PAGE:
Circumvention of rules, sheer disregard, or not following the law because you don’t agree with it: Which one of these qualities would you like your child to possess? Don’t answer that. No law stipulates that you answer that. Note: We must do nothing unless a law tells us to. That’s what many schools in Chandigarh believe, and they’re easy to blame for it.
These schools are accused of possessing any or all of the above-stated qualities. And your children probably study there already. It is now up to the kids to imbibe the virtues that the school demonstrates year after year. For instance, 19 private schools got show-cause notices two years ago for not admitting entry-level students under the land allotment scheme, but many continue to flout the norms. It’s no surprise that while journalists, such as my colleague Ifrah Mufti, continue to underline this, the UT estate office and education department have only postponed the matter.
Under the scheme, the administration gave land at “concessional” rates to schools with the condition that they fill 15% seats on “nominal” fee for the poor. After the Right to Education (RTE) Act 2005, the law stipulates admission of 25% students from economically weaker sections at the entry level, for which the government reimburses schools at rates that were recently revised to Rs 1,300 per month per child. The administration argued in the past that since 15% were already covered under the “nominal” fee norm, no reimbursement is to be paid to schools for that bracket. Schools have to admit 10% more to meet the 25% stipulation, and will get reimbursement only for those 10%.
School authorities have not only disputed the definition of concessional and nominal under the land scheme, but have even argued that the “per-child cost to an ‘elite’ school is, say, between Rs 4,000 and Rs 5,000 (per month)”, much higher than what is reimbursed to them under the RTE Act. They go to the extent of seeking repeal of the RTE, though there is no dearth of alibis. The RTE’s poor quota does not apply to minority institutions, so the schools have been tagging themselves as such over the past few years.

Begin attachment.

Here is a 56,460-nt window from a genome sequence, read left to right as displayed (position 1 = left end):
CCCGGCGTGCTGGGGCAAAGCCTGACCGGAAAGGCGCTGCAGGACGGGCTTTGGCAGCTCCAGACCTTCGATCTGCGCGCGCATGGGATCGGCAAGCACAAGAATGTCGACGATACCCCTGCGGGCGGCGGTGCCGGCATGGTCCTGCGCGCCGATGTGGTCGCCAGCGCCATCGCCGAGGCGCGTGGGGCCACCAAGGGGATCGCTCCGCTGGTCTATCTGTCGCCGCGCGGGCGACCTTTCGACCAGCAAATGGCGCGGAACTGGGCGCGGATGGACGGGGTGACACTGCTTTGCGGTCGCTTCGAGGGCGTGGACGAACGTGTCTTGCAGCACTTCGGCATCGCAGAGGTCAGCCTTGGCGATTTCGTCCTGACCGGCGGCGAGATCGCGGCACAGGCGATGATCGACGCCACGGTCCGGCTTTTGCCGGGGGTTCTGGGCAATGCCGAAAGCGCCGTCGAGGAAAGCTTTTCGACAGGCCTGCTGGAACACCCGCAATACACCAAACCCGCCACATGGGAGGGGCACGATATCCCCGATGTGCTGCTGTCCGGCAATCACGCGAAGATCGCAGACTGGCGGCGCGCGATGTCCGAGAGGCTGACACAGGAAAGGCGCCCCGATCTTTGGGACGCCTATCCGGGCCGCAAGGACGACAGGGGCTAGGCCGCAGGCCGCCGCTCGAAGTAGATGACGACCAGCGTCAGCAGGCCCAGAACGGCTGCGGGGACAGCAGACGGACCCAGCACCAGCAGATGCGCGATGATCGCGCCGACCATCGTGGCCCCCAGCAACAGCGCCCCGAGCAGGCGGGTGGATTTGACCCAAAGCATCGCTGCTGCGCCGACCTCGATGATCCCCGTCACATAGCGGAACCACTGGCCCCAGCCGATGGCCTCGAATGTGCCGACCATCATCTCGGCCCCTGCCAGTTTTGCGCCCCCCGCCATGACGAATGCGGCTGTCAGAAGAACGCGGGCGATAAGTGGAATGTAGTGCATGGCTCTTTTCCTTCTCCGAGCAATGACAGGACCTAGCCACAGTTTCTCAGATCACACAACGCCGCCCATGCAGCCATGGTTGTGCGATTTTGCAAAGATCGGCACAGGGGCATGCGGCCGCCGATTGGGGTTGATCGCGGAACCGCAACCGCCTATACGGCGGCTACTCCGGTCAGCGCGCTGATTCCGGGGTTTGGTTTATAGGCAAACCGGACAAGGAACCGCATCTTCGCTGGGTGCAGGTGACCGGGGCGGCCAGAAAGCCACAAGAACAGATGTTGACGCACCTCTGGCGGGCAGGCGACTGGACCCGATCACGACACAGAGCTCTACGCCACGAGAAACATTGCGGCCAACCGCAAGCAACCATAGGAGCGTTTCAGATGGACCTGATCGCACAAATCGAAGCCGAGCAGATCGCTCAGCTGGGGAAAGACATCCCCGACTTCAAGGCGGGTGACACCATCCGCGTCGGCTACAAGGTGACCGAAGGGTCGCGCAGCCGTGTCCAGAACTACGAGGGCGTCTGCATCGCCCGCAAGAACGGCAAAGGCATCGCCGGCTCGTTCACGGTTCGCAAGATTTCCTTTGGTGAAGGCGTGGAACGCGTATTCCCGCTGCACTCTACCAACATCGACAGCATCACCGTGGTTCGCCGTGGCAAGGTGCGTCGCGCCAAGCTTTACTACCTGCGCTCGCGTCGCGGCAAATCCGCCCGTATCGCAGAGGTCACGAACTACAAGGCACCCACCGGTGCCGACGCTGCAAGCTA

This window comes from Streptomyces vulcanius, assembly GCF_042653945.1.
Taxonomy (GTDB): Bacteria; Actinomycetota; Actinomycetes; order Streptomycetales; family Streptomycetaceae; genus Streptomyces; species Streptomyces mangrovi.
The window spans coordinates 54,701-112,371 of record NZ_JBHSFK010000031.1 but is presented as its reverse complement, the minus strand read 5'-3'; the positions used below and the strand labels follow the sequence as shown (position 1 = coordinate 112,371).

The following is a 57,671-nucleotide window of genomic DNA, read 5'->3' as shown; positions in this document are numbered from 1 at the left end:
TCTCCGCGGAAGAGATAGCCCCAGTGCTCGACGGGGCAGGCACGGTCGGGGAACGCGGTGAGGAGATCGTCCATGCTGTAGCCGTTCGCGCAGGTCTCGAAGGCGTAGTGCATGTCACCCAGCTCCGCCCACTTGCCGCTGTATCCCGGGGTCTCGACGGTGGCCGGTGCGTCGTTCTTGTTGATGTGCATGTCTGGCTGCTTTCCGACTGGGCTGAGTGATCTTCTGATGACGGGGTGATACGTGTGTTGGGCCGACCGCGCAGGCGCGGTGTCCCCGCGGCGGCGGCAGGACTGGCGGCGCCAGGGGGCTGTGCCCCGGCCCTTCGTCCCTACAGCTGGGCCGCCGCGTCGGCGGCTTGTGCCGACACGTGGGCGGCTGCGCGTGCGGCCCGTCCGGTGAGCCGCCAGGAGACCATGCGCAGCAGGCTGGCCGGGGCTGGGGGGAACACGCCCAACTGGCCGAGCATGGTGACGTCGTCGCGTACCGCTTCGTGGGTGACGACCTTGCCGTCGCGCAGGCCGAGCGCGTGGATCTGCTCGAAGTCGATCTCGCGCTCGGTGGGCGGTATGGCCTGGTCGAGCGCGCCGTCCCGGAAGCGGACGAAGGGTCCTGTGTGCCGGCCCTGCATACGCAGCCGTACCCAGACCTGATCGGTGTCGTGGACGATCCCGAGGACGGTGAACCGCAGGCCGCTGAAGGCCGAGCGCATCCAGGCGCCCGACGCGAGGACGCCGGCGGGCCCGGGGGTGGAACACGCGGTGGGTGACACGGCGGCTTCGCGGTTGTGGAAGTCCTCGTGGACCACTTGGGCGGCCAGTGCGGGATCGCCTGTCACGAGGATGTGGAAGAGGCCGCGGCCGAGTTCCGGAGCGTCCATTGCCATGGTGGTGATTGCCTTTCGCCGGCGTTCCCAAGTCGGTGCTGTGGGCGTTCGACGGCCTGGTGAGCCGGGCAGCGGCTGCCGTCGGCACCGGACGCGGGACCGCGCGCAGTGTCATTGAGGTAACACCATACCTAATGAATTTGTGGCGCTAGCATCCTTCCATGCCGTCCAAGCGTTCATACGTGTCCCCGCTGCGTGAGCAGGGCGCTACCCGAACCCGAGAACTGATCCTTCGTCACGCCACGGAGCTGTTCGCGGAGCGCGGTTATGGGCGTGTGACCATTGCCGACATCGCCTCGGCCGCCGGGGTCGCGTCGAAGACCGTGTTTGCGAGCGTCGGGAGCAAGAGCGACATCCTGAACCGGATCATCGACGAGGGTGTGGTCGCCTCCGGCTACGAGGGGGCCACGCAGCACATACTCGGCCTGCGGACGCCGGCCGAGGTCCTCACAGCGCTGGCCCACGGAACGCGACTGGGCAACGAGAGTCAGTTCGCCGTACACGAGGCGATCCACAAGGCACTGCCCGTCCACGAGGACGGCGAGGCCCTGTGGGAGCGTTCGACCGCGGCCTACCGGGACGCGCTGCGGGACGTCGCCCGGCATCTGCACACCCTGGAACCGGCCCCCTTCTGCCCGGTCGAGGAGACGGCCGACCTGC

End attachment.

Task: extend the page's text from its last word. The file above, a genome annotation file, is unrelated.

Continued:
The administration has been forming committees and carrying out deliberations and inspections to work something out of this mess. But such is the urgency that this column has flagged this issue twice before over the past four years. One of those times, a functionary of the Independent Schools Association of Chandigarh responded with a counter-article that reasoned: “The role of private schools is to provide excellence in education, not universal education. Are restaurants, hotels, factories making cloth etc obliged to part with 25% of their production for free? Do the thousands of people living in their own houses set aside 25% of their homes to accommodate EWS families?”
It added that the State had made laws to “dump its responsibility into the laps of private schools” and that “minority schools” were only seeking “guarantees and protections provided by the Constitution”.
The argument carries weight, hence the stalemate. But who is responsible for it? Don’t answer that either. No law stipulates you to do that. Let me propound a simple theory instead. No stalemate should continue if there is indeed rule of law. And the much-vilified State is its custodian. The UT administration has been unable to address any of the concerns of the schools for years now. If it has tried to, and the schools have behaved like stubborn bullies, why has the education department not been able to take action beyond sending notices?
Is it because the officers’ kids go to the same schools? Don’t answer that either. Here’s what we need to know: Seats for the poor in the UT’s private schools are coming down — from around 1,200 four years ago to 700 last year. As far back as November of 2013, I wrote rather sweepingly, “It will get worse, and the poor will then systemically be squeezed out, reduced to the margins.” That’s turning out to be true, hence I repeat. A school head had then told me that “with minority status, it’s now up to my will and conscience” whether to admit poor students or not.
But, should matters such as universal education as guaranteed by the law be left to will and conscience? Answer that.